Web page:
By Pete Zamplas – A major regional festival of puppeteers from across the country is in Asheville next week, providing locals a chance to learn basics in workshops and to see pros in action.
A toy puppet-making lab will be conducted by Kevin Kammeraad on Friday, June 29 from 10:30 a.m. to noon, and is free for children. He will teach youths of various ages to make their own “up-cycled” toy puppet.The four-day Puppeteers of America Southeast Regional Festival is June 28 to July 1, at Warren Wilson College in Swannanoa. It brings together puppeteers of varying styles and experience, novices and those curious about the craft.
He said that in a parade, they will then “bring those puppets to life through music, movement and imagination.” Also, Kammeraad “and (young) friends” will do a puppet show 3 p.m. June 30. The title “The Spinach Dip Pancakes Show” is named after one of his children’s books. He has performed in the National Children’s Museum in D.C. Kammeraad lives in Grand Rapids, Mich., hometown of former Pres. Gerald Ford.
The public can see a “Potpourri” puppetry talent show June 29, and a puppet slam variety show June 30 such as have been in Asheville clubs, Fringe and LEAF. Both shows are open for festival registrants to participate in. Those who put on a puppet show must keep it to within five minutes, festival organizer Keith Shubert noted. Other registrants see the show for free, while the non-registered public pays show tickets.
The National Marionette Theater of Erie, Pa. is in one of nine stage performances by acclaimed puppeteers. Seven of these shows are at Warren Wilson. Tickets for each show are $10 per adult, $5 per child 12 or younger.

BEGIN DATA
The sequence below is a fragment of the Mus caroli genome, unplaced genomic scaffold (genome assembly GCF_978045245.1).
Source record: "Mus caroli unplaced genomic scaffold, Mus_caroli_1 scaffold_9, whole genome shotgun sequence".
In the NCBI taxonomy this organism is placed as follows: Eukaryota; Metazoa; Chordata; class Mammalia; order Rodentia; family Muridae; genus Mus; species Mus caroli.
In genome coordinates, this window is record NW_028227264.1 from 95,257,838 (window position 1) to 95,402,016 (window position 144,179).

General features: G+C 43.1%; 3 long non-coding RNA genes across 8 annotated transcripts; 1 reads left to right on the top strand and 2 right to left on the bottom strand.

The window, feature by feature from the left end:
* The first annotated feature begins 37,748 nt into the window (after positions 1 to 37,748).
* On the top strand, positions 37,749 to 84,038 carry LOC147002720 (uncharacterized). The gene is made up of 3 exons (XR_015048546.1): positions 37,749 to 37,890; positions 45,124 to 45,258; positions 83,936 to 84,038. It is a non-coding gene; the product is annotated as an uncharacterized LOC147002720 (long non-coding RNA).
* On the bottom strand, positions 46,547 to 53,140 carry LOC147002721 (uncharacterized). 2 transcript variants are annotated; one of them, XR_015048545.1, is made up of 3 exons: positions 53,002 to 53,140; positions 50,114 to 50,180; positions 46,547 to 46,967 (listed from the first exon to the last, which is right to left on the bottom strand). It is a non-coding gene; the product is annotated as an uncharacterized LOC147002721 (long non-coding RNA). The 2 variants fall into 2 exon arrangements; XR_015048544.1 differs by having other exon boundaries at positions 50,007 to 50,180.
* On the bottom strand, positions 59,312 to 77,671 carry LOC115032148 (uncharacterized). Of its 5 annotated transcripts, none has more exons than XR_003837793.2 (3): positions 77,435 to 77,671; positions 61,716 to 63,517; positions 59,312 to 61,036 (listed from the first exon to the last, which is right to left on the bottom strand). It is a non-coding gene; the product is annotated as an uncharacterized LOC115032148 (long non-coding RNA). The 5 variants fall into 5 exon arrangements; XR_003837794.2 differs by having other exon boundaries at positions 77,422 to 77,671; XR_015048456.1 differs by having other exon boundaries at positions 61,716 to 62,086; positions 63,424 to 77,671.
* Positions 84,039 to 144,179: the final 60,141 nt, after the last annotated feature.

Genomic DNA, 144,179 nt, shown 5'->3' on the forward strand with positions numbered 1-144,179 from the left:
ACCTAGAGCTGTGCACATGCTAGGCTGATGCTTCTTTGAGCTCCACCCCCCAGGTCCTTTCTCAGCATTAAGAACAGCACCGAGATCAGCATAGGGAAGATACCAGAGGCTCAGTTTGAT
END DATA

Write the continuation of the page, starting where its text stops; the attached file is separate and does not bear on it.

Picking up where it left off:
The troupe (formed in 1967) uses detailed, handcrafted wooden marionettes in precise motion and sharp scenery, and will tell the original Russian folk story of “Peter and the Wolf.” Peter and his animal friends try to capture the wicked wolf, in circa-1900 Russia. The fully-staged show is set to Sergei Prokofiev’s classical music of 1936.
This is on the festival’s opening day of Thursday, June 28, 7-8 p.m. The puppeteers are troupe Mg. Dir. David J. Syrotiak, son of the founder, and Romanian native Mariana Palade Syrotiak. When asked once what puppet he might be, David quipped “I would never be a puppet, because then I’d be a tool in someone else’s hands…I prefer to be the hands!”
Puppet-costumed people of Giant Puppet Dance Club does “Zumba and Zaniness” June 30. Street Creature Puppets, an Asheville-based artisan collective, acts with giant puppets in the opening ceremony 6-7 p.m.
Most shows are family-friendly. Shubert noted adult themes are most apt to be in the Wham, Bam! Puppet Slam he hosts, for ages 15 and older.
The regional festival is “the biggest thing I have ever attempted, in almost a decade of living and performing here in Asheville,” Shubert stated excitedly. He foresees it as among “the most unique and exciting events” in town all summer.
Hobey Ford, a Connective native living in WNC, has been at Kennedy Center (in D.C.) performing and instructing artist for 20 years. He won three Jim Henson Foundation grants and the industry’s premier honor, the Citation of Excellence from Union Internationale de la Marionette (UNIMA). UNIMA formed in Prague, Czech. in 1929; its U.S. branch is in Atlanta.